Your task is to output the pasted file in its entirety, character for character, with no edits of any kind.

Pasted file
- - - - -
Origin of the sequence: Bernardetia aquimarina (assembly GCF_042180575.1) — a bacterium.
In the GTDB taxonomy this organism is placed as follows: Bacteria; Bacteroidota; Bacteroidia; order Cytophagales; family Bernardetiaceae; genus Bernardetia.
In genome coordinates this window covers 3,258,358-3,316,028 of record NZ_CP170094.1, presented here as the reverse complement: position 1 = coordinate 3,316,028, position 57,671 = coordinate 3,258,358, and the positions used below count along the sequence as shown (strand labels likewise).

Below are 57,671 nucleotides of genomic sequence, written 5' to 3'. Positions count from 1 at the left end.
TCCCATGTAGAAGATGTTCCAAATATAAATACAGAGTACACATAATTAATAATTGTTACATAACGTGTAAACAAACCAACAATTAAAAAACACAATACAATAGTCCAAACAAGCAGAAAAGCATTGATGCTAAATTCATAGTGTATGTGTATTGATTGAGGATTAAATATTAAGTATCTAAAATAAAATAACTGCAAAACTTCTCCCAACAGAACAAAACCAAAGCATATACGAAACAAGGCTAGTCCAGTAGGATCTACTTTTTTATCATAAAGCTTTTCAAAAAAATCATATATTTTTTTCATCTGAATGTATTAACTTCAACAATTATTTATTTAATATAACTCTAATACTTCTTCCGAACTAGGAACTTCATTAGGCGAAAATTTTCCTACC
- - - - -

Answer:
Origin of the sequence: Bernardetia aquimarina (assembly GCF_042180575.1) — a bacterium.
In the GTDB taxonomy this organism is placed as follows: Bacteria; Bacteroidota; Bacteroidia; order Cytophagales; family Bernardetiaceae; genus Bernardetia.
In genome coordinates this window covers 3,258,358-3,316,028 of record NZ_CP170094.1, presented here as the reverse complement: position 1 = coordinate 3,316,028, position 57,671 = coordinate 3,258,358, and the positions used below count along the sequence as shown (strand labels likewise).

Below are 57,671 nucleotides of genomic sequence, written 5' to 3'. Positions count from 1 at the left end.
TCCCATGTAGAAGATGTTCCAAATATAAATACAGAGTACACATAATTAATAATTGTTACATAACGTGTAAACAAACCAACAATTAAAAAACACAATACAATAGTCCAAACAAGCAGAAAAGCATTGATGCTAAATTCATAGTGTATGTGTATTGATTGAGGATTAAATATTAAGTATCTAAAATAAAATAACTGCAAAACTTCTCCCAACAGAACAAAACCAAAGCATATACGAAACAAGGCTAGTCCAGTAGGATCTACTTTTTTATCATAAAGCTTTTCAAAAAAATCATATATTTTTTTCATCTGAATGTATTAACTTCAACAATTATTTATTTAATATAACTCTAATACTTCTTCCGAACTAGGAACTTCATTAGGCGAAAATTTTCCTACC